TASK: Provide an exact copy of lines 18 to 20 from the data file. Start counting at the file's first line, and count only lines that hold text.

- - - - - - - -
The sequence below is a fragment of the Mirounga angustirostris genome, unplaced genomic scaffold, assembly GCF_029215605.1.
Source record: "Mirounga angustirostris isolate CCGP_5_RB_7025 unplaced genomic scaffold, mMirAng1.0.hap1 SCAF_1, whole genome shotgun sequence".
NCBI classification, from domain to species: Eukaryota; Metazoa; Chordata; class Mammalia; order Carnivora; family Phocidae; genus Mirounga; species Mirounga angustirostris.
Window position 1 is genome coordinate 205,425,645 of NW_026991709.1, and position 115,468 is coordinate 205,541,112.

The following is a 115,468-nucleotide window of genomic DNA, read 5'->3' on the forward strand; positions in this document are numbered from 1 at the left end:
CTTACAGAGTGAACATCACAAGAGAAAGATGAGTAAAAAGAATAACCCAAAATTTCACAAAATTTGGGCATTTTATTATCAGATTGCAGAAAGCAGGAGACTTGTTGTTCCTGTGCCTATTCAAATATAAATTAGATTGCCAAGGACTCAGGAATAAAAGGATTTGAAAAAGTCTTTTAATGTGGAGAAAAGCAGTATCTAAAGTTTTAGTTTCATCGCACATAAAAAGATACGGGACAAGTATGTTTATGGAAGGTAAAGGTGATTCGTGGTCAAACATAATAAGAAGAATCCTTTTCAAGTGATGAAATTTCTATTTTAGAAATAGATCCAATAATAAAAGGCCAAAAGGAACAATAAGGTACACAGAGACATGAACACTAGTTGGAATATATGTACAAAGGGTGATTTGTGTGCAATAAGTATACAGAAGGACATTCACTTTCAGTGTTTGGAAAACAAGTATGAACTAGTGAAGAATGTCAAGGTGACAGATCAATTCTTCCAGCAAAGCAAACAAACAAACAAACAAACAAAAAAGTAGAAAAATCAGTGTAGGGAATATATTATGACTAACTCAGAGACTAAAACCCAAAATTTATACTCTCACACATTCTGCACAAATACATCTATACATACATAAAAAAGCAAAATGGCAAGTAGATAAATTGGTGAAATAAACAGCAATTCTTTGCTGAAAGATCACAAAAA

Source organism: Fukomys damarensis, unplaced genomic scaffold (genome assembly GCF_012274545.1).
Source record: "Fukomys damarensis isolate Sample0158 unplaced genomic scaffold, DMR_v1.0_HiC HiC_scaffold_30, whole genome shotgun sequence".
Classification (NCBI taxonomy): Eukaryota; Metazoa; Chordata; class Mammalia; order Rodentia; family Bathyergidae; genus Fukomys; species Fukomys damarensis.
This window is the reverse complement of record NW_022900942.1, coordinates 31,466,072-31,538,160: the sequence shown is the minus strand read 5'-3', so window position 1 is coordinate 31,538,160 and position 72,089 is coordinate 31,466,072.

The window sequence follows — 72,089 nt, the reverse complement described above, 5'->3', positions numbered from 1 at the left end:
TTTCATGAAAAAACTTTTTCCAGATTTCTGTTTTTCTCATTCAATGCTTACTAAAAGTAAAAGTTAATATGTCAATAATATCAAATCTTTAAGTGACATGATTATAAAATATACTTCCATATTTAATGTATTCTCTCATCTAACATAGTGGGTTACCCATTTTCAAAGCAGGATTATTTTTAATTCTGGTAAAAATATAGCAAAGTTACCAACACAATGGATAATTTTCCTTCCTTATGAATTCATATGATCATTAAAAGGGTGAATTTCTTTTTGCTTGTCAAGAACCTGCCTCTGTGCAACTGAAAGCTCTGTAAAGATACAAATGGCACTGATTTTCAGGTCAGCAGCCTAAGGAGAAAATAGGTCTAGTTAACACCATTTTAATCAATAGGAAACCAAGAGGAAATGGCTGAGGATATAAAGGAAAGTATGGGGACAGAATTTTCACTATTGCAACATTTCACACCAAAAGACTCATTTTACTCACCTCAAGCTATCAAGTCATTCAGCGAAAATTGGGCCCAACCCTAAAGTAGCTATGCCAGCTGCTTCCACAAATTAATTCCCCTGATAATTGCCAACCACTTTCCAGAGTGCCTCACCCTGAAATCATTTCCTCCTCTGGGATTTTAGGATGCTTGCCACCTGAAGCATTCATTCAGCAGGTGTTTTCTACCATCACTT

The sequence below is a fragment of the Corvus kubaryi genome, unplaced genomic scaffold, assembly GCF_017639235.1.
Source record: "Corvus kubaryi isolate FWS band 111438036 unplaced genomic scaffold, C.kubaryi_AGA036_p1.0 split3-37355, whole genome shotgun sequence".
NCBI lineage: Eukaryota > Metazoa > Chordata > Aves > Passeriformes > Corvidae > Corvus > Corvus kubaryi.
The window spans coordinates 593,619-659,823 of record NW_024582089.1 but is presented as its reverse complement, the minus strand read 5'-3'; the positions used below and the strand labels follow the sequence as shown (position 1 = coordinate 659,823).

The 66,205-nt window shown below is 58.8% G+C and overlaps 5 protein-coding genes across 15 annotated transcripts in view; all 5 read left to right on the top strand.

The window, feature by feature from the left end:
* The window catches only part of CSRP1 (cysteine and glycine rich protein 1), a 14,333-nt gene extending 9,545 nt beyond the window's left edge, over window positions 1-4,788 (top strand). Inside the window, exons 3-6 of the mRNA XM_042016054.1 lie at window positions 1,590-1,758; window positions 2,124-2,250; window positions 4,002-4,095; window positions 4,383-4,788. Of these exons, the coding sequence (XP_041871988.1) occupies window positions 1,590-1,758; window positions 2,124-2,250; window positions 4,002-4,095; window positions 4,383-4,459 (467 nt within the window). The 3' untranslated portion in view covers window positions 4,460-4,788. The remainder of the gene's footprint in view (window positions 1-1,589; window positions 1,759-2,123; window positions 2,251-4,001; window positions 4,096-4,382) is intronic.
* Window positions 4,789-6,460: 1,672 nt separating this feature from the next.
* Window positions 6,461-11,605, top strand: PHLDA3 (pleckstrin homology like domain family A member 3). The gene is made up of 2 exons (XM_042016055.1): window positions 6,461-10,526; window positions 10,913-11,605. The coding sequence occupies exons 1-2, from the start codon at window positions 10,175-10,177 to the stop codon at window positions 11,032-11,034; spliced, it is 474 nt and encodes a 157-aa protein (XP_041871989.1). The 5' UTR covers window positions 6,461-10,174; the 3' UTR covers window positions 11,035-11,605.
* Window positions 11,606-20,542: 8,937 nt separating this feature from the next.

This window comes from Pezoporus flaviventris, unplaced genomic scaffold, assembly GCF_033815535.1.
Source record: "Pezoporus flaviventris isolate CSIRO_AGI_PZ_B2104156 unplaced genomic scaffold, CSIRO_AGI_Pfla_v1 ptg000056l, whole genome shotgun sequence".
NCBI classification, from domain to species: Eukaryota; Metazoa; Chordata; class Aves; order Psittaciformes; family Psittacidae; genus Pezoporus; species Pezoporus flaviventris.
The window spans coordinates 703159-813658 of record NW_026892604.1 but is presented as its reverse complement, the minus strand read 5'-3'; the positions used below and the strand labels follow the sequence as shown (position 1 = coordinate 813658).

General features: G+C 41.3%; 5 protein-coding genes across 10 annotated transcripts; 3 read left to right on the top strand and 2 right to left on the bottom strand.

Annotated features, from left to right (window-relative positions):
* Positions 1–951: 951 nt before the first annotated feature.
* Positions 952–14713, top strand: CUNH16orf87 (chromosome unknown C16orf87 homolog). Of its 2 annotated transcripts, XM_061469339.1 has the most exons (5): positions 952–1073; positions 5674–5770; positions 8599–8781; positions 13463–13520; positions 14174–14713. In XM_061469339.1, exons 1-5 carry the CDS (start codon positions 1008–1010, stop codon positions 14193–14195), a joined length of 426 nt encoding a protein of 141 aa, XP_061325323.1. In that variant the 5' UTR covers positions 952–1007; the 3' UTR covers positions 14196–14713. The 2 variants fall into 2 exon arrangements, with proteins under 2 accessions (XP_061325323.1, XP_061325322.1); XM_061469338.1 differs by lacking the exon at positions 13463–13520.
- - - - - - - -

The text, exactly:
The window, feature by feature from the left end:
* The window catches only part of CSRP1 (cysteine and glycine rich protein 1), a 14,333-nt gene extending 9,545 nt beyond the window's left edge, over window positions 1-4,788 (top strand). Inside the window, exons 3-6 of the mRNA XM_042016054.1 lie at window positions 1,590-1,758; window positions 2,124-2,250; window positions 4,002-4,095; window positions 4,383-4,788. Of these exons, the coding sequence (XP_041871988.1) occupies window positions 1,590-1,758; window positions 2,124-2,250; window positions 4,002-4,095; window positions 4,383-4,459 (467 nt within the window). The 3' untranslated portion in view covers window positions 4,460-4,788. The remainder of the gene's footprint in view (window positions 1-1,589; window positions 1,759-2,123; window positions 2,251-4,001; window positions 4,096-4,382) is intronic.
* Window positions 4,789-6,460: 1,672 nt separating this feature from the next.